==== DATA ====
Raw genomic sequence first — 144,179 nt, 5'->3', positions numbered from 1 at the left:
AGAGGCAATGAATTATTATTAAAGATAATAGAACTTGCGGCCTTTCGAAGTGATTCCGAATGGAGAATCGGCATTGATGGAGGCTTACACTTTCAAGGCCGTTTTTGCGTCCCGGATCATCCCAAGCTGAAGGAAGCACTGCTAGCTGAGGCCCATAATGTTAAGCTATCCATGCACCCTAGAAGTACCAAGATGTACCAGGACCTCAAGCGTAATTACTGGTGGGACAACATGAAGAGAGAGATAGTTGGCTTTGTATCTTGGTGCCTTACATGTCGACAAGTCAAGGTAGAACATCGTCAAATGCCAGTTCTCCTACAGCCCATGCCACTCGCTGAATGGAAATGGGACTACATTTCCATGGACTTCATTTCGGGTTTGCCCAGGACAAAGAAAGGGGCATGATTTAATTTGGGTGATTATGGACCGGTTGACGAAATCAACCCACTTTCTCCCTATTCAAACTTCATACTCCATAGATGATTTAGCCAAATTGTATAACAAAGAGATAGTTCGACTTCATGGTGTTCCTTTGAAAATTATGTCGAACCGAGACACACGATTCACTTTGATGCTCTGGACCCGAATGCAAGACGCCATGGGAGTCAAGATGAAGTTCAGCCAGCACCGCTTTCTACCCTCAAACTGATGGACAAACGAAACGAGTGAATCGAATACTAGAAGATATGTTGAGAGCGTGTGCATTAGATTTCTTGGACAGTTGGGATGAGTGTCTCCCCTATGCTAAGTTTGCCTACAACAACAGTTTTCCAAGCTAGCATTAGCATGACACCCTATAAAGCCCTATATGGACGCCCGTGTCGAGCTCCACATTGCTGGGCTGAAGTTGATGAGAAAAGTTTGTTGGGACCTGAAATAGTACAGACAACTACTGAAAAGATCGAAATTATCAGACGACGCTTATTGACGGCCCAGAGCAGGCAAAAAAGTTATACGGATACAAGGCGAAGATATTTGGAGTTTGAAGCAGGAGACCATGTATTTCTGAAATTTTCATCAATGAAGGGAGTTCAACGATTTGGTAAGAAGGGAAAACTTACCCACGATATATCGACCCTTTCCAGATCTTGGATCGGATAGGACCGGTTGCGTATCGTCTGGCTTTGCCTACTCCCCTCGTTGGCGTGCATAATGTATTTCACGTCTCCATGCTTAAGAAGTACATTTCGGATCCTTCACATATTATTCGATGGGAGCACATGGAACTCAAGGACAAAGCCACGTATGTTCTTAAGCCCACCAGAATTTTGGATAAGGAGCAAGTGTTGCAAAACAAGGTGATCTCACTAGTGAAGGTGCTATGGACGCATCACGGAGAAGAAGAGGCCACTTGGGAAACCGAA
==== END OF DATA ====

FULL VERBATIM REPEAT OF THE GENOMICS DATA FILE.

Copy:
Raw genomic sequence first — 144,179 nt, 5'->3', positions numbered from 1 at the left:
AGAGGCAATGAATTATTATTAAAGATAATAGAACTTGCGGCCTTTCGAAGTGATTCCGAATGGAGAATCGGCATTGATGGAGGCTTACACTTTCAAGGCCGTTTTTGCGTCCCGGATCATCCCAAGCTGAAGGAAGCACTGCTAGCTGAGGCCCATAATGTTAAGCTATCCATGCACCCTAGAAGTACCAAGATGTACCAGGACCTCAAGCGTAATTACTGGTGGGACAACATGAAGAGAGAGATAGTTGGCTTTGTATCTTGGTGCCTTACATGTCGACAAGTCAAGGTAGAACATCGTCAAATGCCAGTTCTCCTACAGCCCATGCCACTCGCTGAATGGAAATGGGACTACATTTCCATGGACTTCATTTCGGGTTTGCCCAGGACAAAGAAAGGGGCATGATTTAATTTGGGTGATTATGGACCGGTTGACGAAATCAACCCACTTTCTCCCTATTCAAACTTCATACTCCATAGATGATTTAGCCAAATTGTATAACAAAGAGATAGTTCGACTTCATGGTGTTCCTTTGAAAATTATGTCGAACCGAGACACACGATTCACTTTGATGCTCTGGACCCGAATGCAAGACGCCATGGGAGTCAAGATGAAGTTCAGCCAGCACCGCTTTCTACCCTCAAACTGATGGACAAACGAAACGAGTGAATCGAATACTAGAAGATATGTTGAGAGCGTGTGCATTAGATTTCTTGGACAGTTGGGATGAGTGTCTCCCCTATGCTAAGTTTGCCTACAACAACAGTTTTCCAAGCTAGCATTAGCATGACACCCTATAAAGCCCTATATGGACGCCCGTGTCGAGCTCCACATTGCTGGGCTGAAGTTGATGAGAAAAGTTTGTTGGGACCTGAAATAGTACAGACAACTACTGAAAAGATCGAAATTATCAGACGACGCTTATTGACGGCCCAGAGCAGGCAAAAAAGTTATACGGATACAAGGCGAAGATATTTGGAGTTTGAAGCAGGAGACCATGTATTTCTGAAATTTTCATCAATGAAGGGAGTTCAACGATTTGGTAAGAAGGGAAAACTTACCCACGATATATCGACCCTTTCCAGATCTTGGATCGGATAGGACCGGTTGCGTATCGTCTGGCTTTGCCTACTCCCCTCGTTGGCGTGCATAATGTATTTCACGTCTCCATGCTTAAGAAGTACATTTCGGATCCTTCACATATTATTCGATGGGAGCACATGGAACTCAAGGACAAAGCCACGTATGTTCTTAAGCCCACCAGAATTTTGGATAAGGAGCAAGTGTTGCAAAACAAGGTGATCTCACTAGTGAAGGTGCTATGGACGCATCACGGAGAAGAAGAGGCCACTTGGGAAACCGAA